Per Mertesacker’s response to Arsenal plummeting out of the Champions League on Tuesday night can be summarised by one simple, three-letter word; “Far.”
When quizzed on how close the Gunners are to winning European football’s most coveted prize, that was the German’s answer. A single-syllable phrase that spoke more than a picture and a thousand words combined, saying more about the paradoxical state of affairs at the Emirates than this article likely will.
To the more militant Arsenal support, Mertesacker’s response will demonstrate a worrying lack of ambition throughout the squad, but to those with a more realistic mindset, it encapsulates honestly and accurately the seemingly eternal difference between Arsenal and the rest of the European elite – even clubs considered below them in the continent’s pecking order like AS Monaco.
After all, from 17 straight seasons in the Champions League – the sheer mention of which during practically every European fixture or top four clash Arsenal are involved in only further highlights their lack of success over the last decade – the north London outfit have never lifted its trophy and surpassed the quarter finals only twice.
Despite all the St. Totteringham’s Day annual jibing at their local rivals, it’s actually Spurs that have come closest to winning the Champions League in the last five years; Arsenal eliminated during the first knock-out phase five times on the trot, Tottenham reaching the quarter-finals in 2010/11.
We all know that on their day, Arsenal have enough quality going forward to destroy anyone. On Tuesday night they scored twice past the best defence in Ligue 1, who spent the whole ninety minutes with ten men behind the ball protecting a three-goal lead, in their own stadium. Few pundits were particularly surprised – even if they had ruled out a complete comeback before kick-off.
Yet, the Gunners’ naivety in that belief has become more abundant than ever over the last few seasons. Last term, it was demonstrated through their poor results against the Premier League’s big boys. This year, it’s trickled into their European escapades; drawing with Anderlecht in the group stages after going three goals up and losing 3-1 to a Monaco side that now form, by far, the weakest link in the Champions League’s remaining eight clubs. On their day, Arsenal are unstoppable – but their lukewarm days, their off days and their no-show days, where their attacking flair is as absent as their pragmatism and grit, are the real problem.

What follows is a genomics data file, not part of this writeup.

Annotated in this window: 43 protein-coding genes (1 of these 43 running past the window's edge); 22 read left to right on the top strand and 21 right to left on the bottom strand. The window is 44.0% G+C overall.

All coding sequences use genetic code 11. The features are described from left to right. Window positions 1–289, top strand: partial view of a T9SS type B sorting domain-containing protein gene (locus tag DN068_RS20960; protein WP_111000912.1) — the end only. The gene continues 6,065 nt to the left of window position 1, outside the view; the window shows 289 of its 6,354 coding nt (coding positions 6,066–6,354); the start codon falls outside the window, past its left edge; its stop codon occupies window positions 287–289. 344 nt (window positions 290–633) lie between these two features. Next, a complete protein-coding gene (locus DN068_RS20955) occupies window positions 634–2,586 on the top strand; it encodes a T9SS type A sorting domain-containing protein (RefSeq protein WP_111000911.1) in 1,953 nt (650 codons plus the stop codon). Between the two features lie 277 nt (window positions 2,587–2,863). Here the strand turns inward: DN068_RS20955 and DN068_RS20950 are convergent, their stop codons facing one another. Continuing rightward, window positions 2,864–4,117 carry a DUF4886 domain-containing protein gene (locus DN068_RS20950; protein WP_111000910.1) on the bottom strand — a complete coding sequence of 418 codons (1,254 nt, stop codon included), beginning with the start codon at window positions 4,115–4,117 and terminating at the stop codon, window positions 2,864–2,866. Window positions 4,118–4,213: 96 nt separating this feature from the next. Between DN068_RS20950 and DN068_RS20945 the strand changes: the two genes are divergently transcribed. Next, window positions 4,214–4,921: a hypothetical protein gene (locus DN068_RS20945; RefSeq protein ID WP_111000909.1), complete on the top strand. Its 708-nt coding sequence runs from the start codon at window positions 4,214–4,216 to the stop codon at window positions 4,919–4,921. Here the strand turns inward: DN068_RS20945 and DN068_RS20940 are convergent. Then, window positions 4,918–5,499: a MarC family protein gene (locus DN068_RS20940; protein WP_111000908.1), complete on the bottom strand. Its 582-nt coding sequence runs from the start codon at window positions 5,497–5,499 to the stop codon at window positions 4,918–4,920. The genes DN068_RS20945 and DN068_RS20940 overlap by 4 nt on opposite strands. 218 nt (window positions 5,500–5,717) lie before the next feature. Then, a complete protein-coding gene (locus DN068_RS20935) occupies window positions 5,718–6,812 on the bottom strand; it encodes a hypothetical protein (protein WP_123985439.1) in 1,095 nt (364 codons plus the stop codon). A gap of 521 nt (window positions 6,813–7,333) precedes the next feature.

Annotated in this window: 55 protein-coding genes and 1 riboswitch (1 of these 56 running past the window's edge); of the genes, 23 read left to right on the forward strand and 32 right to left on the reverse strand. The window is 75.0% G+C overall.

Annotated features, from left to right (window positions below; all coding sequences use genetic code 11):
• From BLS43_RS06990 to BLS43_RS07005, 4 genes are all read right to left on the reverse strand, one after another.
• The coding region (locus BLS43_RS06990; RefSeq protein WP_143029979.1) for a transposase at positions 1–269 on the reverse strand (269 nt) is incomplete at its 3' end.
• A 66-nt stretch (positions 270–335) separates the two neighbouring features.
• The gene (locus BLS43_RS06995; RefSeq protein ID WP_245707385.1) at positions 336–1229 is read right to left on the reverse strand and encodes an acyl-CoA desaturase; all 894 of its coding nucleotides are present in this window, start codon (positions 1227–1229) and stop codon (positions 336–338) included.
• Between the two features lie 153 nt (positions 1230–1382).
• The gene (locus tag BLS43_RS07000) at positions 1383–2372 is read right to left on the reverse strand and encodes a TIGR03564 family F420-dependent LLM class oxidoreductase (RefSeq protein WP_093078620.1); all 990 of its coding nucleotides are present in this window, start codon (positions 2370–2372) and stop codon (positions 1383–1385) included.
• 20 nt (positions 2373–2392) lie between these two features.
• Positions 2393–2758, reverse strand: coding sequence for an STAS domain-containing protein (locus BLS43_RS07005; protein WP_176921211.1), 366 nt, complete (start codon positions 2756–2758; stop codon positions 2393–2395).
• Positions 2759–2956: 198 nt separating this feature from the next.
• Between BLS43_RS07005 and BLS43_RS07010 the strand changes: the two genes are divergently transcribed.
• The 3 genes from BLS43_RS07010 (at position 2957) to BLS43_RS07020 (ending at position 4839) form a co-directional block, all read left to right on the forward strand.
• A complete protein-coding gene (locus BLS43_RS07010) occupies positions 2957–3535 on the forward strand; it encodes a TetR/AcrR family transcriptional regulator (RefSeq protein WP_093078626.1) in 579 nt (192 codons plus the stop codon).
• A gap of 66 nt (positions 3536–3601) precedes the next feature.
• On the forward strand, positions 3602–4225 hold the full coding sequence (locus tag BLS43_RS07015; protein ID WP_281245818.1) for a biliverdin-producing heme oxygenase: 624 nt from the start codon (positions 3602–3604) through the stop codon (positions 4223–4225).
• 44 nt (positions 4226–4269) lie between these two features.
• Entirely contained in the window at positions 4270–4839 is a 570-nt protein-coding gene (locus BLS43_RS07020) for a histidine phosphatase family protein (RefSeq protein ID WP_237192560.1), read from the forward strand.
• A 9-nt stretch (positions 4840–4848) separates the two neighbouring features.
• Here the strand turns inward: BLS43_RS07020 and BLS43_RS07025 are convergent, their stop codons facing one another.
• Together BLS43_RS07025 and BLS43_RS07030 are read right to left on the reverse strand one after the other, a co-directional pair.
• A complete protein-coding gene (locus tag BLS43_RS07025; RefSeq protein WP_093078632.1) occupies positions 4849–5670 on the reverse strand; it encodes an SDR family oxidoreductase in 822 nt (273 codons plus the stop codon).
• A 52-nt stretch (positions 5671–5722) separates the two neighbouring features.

Whether it’s philosophy or mentality compelling Arsenal into these situations each season remains open to debate. Against Anderlecht, there was a clear shirking of defensive responsibilities as the players eyed a five or six goal win, but the fact of the matter is that clubs have known how to defeat the Gunners for some time – simply compound pressure in the middle of the pitch before exploiting gaps between the centre-halves and full-backs on the counter.
If you have seven work horses, two tricky wingers and a striker in decent enough form, you’re likely to score past Arsenal at least once, and any side involved in the Champions League has more than enough quality to expertly execute that basic game-plan.
Either way however, Arsenal’s tribulations all stem from the dugout. After all, their squad is entirely assembled of Arsene Wenger-purchased players, who all follow the Frenchman’s tactics and resonate his mindset collectively.
If the north Londoners are to ever break their European hoodoo, it seems a change in management is desperately required. As Albert Einstein said; the definition of insanity is trying the same thing over and over again and expecting different results. This is now Arsene Wenger’s 17th try, and unsurprisingly, the results are yet to change.